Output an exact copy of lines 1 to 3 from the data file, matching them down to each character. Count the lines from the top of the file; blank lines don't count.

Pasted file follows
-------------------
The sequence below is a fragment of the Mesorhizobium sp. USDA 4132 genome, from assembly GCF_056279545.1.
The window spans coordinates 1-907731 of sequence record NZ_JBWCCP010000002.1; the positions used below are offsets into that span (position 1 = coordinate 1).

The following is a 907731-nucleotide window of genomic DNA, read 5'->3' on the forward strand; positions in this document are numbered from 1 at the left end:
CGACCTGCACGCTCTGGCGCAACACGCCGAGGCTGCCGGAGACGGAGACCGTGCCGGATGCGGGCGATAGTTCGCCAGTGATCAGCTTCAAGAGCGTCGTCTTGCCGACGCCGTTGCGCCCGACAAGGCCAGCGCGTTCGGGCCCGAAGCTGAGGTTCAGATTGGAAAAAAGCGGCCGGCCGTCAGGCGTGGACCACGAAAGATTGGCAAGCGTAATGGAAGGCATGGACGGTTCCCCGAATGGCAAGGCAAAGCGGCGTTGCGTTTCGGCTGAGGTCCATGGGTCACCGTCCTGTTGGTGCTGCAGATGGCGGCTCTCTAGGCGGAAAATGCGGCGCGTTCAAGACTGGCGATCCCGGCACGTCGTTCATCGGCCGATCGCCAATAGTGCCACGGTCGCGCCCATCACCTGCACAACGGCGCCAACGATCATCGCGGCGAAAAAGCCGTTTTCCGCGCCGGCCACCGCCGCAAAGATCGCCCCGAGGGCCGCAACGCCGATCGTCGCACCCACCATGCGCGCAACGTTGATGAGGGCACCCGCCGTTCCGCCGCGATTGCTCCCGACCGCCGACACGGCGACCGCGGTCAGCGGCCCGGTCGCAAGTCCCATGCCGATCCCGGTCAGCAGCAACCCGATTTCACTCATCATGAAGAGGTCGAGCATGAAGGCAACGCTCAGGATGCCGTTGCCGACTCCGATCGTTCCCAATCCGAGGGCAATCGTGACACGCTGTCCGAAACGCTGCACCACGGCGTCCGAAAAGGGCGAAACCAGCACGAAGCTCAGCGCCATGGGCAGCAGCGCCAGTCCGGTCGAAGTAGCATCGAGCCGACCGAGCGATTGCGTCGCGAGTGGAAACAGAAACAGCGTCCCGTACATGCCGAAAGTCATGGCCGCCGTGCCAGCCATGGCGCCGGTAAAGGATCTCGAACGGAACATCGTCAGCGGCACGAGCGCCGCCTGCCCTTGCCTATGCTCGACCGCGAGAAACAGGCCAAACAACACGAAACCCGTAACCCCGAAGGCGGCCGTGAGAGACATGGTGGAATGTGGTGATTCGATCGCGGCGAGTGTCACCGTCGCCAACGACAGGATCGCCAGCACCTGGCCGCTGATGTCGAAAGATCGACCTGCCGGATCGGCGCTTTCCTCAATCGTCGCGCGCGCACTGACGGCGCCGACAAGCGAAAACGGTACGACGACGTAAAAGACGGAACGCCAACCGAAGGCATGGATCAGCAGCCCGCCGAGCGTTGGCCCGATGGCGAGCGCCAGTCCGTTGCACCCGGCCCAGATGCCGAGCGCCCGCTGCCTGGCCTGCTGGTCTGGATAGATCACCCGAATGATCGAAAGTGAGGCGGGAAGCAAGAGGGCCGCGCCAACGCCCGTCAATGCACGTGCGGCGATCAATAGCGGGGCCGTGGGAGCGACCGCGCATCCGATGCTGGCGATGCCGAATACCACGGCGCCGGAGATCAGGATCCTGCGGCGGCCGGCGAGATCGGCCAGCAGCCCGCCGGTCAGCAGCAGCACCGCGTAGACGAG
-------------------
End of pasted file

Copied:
The sequence below is a fragment of the Mesorhizobium sp. USDA 4132 genome, from assembly GCF_056279545.1.
The window spans coordinates 1-907731 of sequence record NZ_JBWCCP010000002.1; the positions used below are offsets into that span (position 1 = coordinate 1).

The following is a 907731-nucleotide window of genomic DNA, read 5'->3' on the forward strand; positions in this document are numbered from 1 at the left end: